Manafort trial: Rick Gates admits to committing crimes while working for former Trump campaign manager

The 69-year-old former campaign manager has pleaded not guilty to 18 charges 

Andrew Buncombe
New York
Monday 06 August 2018 22:25
Comments
Ex-Trump Campaign Chair Manafort's Court Arrival

The deputy of Donald Trump’s former campaign manager Paul Manafort has admitted to criminal activity while working for the political operative and told a court he helped him file false returns.

On the fifth day of the trial of Mr Manafort, who has pleaded not guilty to 18 counts of bank and tax fraud and failing to disclose foreign bank accounts, prosecutors introduced the man they believe could be their star witness - the defendant’s 46-year-old right hand man and deputy, Rick Gates.

Mr Gates told the court he was appearing as part of a plea deal, having agreed to cooperate with special counsel Robert Mueller, who is investigating Russia’s alleged interference in the 2016 election. The charges against Mr Manafort relate to the period before he joined Mr Trump’s campaign for five months in 2016, and briefly become its manager in June 2016.

Rather, the indictment relates to the period from 2006 to 2016 when prosecutors allege Mr Manafort and Mr Gates “generated tens of millions of dollars of income as a result of their Ukraine work” and hid the profits from the US authorities. Mr Manafort, who denies the charge, is understood to have worked for Ukraine’s sometime president Viktor Yanukovych since 2004.

Prosecutors have listed 35 witness for the trial in Alexandria, Virginia, which is expected to last three weeks. But few are likely to be as important as Mr Gates, who entered the court and reportedly spoke quickly, looking at the prosecutor, rather than Mr Manafort. By contrast, the Washington Post said, Mr Manafort, stared intently at his former business partner as he spoke.

Mr Gates, who is hoping for a reduced sentence in exchange for his plea and his testimony against his longtime colleague, told the court on Monday: “We did not submit the required form designating he had control over an offshore account.”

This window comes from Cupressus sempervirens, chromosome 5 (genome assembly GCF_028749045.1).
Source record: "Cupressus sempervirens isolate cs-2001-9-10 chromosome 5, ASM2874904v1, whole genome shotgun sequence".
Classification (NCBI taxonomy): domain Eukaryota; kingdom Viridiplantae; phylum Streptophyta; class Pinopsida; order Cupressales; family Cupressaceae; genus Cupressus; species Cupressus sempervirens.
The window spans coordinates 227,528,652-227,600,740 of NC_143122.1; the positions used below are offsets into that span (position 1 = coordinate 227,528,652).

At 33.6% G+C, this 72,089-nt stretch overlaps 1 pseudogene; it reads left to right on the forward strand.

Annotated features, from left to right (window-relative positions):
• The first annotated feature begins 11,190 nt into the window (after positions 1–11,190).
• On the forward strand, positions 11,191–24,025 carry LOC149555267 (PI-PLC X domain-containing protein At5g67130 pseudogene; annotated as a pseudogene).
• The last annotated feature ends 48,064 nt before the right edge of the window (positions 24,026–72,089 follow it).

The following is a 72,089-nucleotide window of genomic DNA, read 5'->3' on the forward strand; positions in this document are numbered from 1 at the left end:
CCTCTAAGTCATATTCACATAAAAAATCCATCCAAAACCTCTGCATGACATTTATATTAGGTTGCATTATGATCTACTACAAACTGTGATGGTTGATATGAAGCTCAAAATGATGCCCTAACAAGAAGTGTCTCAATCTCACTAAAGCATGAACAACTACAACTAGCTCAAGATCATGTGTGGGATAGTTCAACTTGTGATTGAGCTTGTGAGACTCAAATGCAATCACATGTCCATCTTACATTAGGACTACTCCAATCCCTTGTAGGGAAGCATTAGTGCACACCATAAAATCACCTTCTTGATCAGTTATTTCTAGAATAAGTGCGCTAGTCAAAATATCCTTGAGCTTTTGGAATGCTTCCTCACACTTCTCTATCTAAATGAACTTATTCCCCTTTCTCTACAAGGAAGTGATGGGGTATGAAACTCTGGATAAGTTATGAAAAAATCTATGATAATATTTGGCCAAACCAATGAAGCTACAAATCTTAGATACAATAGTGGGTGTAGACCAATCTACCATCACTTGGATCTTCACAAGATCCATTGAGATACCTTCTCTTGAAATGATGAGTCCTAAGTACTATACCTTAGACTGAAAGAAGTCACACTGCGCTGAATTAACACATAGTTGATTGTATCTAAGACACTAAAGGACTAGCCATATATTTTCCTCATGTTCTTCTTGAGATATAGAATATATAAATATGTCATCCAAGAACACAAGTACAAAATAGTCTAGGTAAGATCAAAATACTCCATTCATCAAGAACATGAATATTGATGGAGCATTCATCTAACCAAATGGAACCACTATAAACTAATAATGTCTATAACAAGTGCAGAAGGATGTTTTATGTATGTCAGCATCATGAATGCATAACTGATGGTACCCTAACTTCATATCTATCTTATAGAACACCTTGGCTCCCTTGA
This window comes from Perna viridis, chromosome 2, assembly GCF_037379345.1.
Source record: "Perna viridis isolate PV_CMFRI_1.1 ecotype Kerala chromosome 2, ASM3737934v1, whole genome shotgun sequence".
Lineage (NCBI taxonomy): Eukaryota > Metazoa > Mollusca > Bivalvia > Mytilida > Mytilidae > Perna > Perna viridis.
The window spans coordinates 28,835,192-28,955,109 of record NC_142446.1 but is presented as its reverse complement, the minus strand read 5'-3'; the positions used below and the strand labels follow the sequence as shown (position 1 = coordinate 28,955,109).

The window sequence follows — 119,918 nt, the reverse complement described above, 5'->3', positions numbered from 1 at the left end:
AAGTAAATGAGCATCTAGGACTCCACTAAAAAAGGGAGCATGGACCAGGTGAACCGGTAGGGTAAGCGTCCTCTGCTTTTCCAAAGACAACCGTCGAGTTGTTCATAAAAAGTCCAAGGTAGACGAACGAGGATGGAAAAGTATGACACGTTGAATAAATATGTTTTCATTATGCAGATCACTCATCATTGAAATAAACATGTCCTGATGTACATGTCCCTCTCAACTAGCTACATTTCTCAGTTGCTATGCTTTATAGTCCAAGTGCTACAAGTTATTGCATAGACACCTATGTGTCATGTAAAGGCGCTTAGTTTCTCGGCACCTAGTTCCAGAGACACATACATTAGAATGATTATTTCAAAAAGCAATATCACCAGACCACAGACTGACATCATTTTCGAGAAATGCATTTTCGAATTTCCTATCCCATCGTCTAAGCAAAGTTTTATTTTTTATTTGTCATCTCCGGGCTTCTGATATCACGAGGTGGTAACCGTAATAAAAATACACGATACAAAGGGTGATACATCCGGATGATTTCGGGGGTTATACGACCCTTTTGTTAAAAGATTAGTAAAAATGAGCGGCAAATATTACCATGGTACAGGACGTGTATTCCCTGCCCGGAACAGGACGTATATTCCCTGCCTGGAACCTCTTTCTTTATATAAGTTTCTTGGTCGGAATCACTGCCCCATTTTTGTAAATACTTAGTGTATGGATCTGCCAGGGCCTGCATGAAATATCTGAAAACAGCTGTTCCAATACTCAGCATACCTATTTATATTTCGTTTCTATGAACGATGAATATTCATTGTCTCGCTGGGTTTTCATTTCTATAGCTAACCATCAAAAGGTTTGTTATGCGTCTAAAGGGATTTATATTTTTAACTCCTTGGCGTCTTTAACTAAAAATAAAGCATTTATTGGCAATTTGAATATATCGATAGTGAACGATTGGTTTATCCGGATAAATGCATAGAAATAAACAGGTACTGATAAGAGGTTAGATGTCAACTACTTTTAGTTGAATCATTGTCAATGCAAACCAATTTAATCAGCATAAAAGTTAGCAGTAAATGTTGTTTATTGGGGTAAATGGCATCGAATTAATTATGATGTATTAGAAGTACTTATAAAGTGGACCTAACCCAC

When prosecutor Greg Andres asked why, Mr Gates replied: “At Mr Manafort’s direction.”

Mr Gates also testified he and Mr Manafort knew it was a crime because they had been notified by Mr Manafort's accountants in emails.

Mr Manafort’s lawyers have indicated they will seek to blame Mr Gates and have accused him of embezzling millions of dollars from Mr Manafort. The two men have known each other for two decades and ran a multimillion-dollar political consulting business. Mr Gates also worked for the Trump election campaign.

Indeed, during his testimony Mr Gates said that while helping Mr Manafort commit crimes, he also embezzled from his boss and other employees.

Ex-Trump Campaign Chair Manafort's Court Arrival

Mr Gates said he had authority on some of Nr Manafort’s Cyprus accounts, which were set up by a law firm in that country. “I added money to expense reports and created expense reports” that were not accurate, he said. He said he earned himself several "hundred thousand” dollars extra a year as a result.

Prosecutors on Monday went through a list of overseas corporations and Mr Gates testified that all of them were controlled by Mr Manafort and contained income earned by his political consulting work.

Mr Gates said an associate, Konstantin Klimnik, had control over the overseas accounts. Mr Klimnik is a Russian-Ukrainian political consultant who was indicted in June on charges stemming from the Mueller probe, the news agency said.

Since the trial started before US District Judge TS Ellis last Tuesday, Mr Manafort’s lawyers have kept their cross-examinations brief and at times refrained from attempting to rebut damaging testimony in detail.

The trial continues.

Register for free to continue reading

Registration is a free and easy way to support our truly independent journalism

By registering, you will also enjoy limited access to Premium articles, exclusive newsletters, commenting, and virtual events with our leading journalists

Already have an account? sign in

By clicking ‘Register’ you confirm that your data has been entered correctly and you have read and agree to our Terms of use, Cookie policy and Privacy notice.

This site is protected by reCAPTCHA and the Google Privacy policy and Terms of service apply.

Join our new commenting forum

Join thought-provoking conversations, follow other Independent readers and see their replies

Comments

Thank you for registering

Please refresh the page or navigate to another page on the site to be automatically logged inPlease refresh your browser to be logged in